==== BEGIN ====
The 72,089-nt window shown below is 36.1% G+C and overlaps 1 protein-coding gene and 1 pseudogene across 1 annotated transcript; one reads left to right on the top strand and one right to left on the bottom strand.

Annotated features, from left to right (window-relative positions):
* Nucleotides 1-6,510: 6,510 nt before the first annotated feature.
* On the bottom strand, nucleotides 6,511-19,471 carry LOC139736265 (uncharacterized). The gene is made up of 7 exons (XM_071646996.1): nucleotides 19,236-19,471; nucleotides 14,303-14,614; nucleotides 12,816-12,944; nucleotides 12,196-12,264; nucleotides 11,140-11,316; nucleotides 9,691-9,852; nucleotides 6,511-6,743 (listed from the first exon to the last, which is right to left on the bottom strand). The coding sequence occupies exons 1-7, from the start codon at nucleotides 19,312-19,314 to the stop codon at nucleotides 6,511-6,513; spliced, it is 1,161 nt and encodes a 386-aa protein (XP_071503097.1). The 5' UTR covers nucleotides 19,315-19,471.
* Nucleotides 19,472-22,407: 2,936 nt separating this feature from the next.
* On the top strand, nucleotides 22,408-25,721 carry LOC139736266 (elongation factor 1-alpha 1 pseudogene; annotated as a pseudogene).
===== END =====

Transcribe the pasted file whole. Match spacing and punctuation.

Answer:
The 72,089-nt window shown below is 36.1% G+C and overlaps 1 protein-coding gene and 1 pseudogene across 1 annotated transcript; one reads left to right on the top strand and one right to left on the bottom strand.

Annotated features, from left to right (window-relative positions):
* Nucleotides 1-6,510: 6,510 nt before the first annotated feature.
* On the bottom strand, nucleotides 6,511-19,471 carry LOC139736265 (uncharacterized). The gene is made up of 7 exons (XM_071646996.1): nucleotides 19,236-19,471; nucleotides 14,303-14,614; nucleotides 12,816-12,944; nucleotides 12,196-12,264; nucleotides 11,140-11,316; nucleotides 9,691-9,852; nucleotides 6,511-6,743 (listed from the first exon to the last, which is right to left on the bottom strand). The coding sequence occupies exons 1-7, from the start codon at nucleotides 19,312-19,314 to the stop codon at nucleotides 6,511-6,513; spliced, it is 1,161 nt and encodes a 386-aa protein (XP_071503097.1). The 5' UTR covers nucleotides 19,315-19,471.
* Nucleotides 19,472-22,407: 2,936 nt separating this feature from the next.
* On the top strand, nucleotides 22,408-25,721 carry LOC139736266 (elongation factor 1-alpha 1 pseudogene; annotated as a pseudogene).